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How to watch the supertri E World Championship

Ready for some exciting, action-packed triathlon racing? Here's how to watch the supertri E World Championship on the weekend...

Supertri – formerly known as Super League Triathlon – is back this month with its new E World Championship in London.

It promises to be an exciting few hours of racing with some of short-course triathlon’s biggest names taking part.

Below, we tell you everything you need to know about the event and explain how you can watch the action unfold.

What is the supertri E World Championship?

The supertri E World Championship is the newest incarnation of the former Super League Triathlon Arena Games.

It sees athletes compete using both real-life and virtual racing (using Zwift) within an arena environment. That means the swimming will take place in a pool, while the cycling and running will be on smart bikes and treadmills.

This format used to take place over a few locations, but in 2024 it’s been reimagined into a one-day World Championship event in partnership with World Triathlon.

The racing begins with a number of qualifying heats, which will result with just 10 men and 10 women making it through to the finals.

The first round of heats will see athletes complete two rounds of swim-bike-run, with a short rest period between them.

There’ll then be a pursuit start for the second round, where the triathlete with the fastest time will start first, followed by the rest of the field with a time gap mirroring the results from round one.

The finals will then take place over three stages, beginning with swim-bike-run, followed by run-bike-swim and finishing with swim-bike-run again.

Ahead of the third and final stage, athlete’s times from the first two stages of the finals will be added together, with the quickest athlete starting first in the final stage in a pursuit format.

When and where is the supertri E World Championship taking place?

Beth Potter in action at Super League Triathlon Arena Games
Beth Potter was in stunning form as she won two of the three rounds to take overall victory in London in 2021 (Credit: That Cameraman)

The event is set to take place on 13 April at the London Aquatic Centre within the Queen Elizabeth Olympic Park.

What distances will athletes be racing?

Each leg will consist of a 200m swim, 4km bike and 1km run.

Who’s competing at the supertri E World Championship?

A number of big names are heading to London for this event. You can see the full line-up on the supertri website, but here’s a flavour of who you might see…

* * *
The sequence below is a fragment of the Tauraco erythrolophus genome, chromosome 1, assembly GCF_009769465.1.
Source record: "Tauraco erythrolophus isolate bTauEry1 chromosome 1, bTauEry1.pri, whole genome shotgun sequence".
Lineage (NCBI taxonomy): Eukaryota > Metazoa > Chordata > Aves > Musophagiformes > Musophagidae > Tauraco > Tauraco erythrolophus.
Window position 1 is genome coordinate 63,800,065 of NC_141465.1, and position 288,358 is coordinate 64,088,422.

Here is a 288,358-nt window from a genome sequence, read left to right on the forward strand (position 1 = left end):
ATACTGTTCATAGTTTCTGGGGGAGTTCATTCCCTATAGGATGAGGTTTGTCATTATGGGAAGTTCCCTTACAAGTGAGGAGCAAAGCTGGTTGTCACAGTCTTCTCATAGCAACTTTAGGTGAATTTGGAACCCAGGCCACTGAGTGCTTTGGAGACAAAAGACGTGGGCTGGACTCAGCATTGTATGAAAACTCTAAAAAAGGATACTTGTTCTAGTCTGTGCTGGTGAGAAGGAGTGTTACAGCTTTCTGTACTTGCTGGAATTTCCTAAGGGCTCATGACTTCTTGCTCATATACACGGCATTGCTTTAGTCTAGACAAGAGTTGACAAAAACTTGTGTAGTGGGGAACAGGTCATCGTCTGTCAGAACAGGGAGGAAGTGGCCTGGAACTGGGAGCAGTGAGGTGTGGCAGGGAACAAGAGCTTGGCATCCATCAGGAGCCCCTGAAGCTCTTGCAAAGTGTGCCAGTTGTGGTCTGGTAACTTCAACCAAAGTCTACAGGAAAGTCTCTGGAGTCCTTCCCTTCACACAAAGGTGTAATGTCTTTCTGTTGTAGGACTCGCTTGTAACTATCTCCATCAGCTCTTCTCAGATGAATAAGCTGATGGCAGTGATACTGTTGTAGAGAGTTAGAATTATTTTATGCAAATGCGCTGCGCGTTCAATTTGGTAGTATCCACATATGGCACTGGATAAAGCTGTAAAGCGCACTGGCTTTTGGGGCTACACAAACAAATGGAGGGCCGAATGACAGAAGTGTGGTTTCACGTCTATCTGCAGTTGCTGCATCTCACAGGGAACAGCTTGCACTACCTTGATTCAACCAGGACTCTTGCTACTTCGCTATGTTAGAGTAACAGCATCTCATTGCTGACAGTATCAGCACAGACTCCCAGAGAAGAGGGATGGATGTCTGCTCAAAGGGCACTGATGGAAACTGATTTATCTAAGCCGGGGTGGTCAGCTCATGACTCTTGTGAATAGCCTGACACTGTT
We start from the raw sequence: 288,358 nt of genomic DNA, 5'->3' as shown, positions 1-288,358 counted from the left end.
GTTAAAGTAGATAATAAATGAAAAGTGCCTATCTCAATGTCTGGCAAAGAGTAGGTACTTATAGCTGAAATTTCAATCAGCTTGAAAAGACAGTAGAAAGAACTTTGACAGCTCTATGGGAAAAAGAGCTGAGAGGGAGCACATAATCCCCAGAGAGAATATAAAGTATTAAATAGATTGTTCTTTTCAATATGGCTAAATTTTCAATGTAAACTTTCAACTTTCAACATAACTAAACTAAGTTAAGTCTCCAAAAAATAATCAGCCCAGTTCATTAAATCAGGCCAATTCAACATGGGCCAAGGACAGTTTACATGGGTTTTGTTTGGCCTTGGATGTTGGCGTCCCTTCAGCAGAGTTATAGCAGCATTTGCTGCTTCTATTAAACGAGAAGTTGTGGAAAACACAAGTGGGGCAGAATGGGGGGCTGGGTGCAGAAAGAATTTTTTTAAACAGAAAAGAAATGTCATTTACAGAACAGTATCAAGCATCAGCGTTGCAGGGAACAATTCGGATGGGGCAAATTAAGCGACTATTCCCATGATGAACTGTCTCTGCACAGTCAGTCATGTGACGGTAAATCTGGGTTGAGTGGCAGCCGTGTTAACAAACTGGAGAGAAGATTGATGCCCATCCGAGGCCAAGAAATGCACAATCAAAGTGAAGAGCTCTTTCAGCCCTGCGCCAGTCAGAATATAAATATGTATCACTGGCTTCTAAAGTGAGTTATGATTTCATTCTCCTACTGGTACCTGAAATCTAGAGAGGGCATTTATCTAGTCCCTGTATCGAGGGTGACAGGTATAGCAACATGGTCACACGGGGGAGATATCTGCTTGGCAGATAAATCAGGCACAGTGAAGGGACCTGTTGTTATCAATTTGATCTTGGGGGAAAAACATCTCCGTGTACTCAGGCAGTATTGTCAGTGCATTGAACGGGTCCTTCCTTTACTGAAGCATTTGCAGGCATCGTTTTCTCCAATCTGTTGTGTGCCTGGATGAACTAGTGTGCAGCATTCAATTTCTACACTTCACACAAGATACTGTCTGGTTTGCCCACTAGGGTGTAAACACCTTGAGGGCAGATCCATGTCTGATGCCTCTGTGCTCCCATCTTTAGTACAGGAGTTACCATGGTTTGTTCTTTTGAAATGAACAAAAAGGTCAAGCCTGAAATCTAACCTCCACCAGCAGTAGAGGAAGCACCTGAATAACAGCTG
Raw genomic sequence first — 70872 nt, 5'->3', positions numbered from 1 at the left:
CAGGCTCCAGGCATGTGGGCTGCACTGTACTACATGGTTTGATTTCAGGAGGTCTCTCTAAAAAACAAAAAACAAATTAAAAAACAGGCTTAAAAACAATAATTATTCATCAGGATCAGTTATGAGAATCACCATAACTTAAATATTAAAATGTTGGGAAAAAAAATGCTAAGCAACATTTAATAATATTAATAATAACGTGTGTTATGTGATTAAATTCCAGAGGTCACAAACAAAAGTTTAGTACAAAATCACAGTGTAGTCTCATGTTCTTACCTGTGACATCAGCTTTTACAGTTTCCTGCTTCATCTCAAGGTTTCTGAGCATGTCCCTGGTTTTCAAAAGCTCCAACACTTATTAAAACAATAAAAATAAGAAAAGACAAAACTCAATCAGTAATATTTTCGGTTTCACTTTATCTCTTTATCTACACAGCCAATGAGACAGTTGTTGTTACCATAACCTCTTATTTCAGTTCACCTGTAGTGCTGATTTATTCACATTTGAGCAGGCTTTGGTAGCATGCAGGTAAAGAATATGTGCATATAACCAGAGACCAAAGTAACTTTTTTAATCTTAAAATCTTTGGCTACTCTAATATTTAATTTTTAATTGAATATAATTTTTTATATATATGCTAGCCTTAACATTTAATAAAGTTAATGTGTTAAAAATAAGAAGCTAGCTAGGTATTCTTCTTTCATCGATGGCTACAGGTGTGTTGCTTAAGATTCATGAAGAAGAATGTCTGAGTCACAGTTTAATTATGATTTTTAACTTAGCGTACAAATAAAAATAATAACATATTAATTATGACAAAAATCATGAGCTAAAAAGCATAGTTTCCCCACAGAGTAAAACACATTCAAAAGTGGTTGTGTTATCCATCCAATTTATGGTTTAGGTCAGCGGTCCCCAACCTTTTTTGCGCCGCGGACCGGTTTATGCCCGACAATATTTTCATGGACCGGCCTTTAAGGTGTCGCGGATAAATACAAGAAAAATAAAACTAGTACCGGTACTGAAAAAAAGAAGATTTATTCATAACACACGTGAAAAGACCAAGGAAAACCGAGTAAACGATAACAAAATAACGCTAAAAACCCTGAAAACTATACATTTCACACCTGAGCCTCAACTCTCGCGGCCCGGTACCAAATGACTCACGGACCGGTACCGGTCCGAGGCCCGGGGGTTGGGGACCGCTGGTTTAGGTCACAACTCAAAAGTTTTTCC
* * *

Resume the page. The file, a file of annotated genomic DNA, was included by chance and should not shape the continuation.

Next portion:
The women’s start list includes reigning world champ Beth Potter (GBR), top pros such as Cassandre Beaugrand (FRA), Vicky Holland (GBR) and Katie Zaferes (USA), plus a host of top up-and-coming talent.


The men’s start list includes supertri regulars Jonny Brownlee (GBR) and Chase McQueen (USA), plus promising British athletes including Hugo Milner, Max Stapley and Sam Dickinson. That’s complemented by a host of other talented triathletes from around the world.

How to watch the supertri E World Championship?

It’s possible to go to the event and watch it in person at the London Aquatic Centre, which you can do by purchasing a ticket.

If you aren’t able to attend in person, you can watch the racing from the comfort of your own home.

The racing will be live on supertri’s YouTube channel (which you can watch below) and will also be broadcast on a number of other networks or platforms depending on where you live. See the full list here.

When does it start?

The racing begins at 6.30pm UK time.

The Supertri E World Championship isn’t the only racing going on this weekend. The PTO’s T100 Singapore event is also taking place – here’s how to watch it.

Profile image of Rob Slade Rob Slade


Rob Slade is 220 Triathlon's Content Editor. He joined the team in April 2021 and has a background in adventure sports, which he developed during his time as editor of Adventure Travel magazine. Always up for an adventure, he's motivated by good views and regularly uses the scenery as an excuse for taking so long to complete events. While he may lack speed, he always retains his positive disposition, probably because he knows a pint will be waiting for him at the end.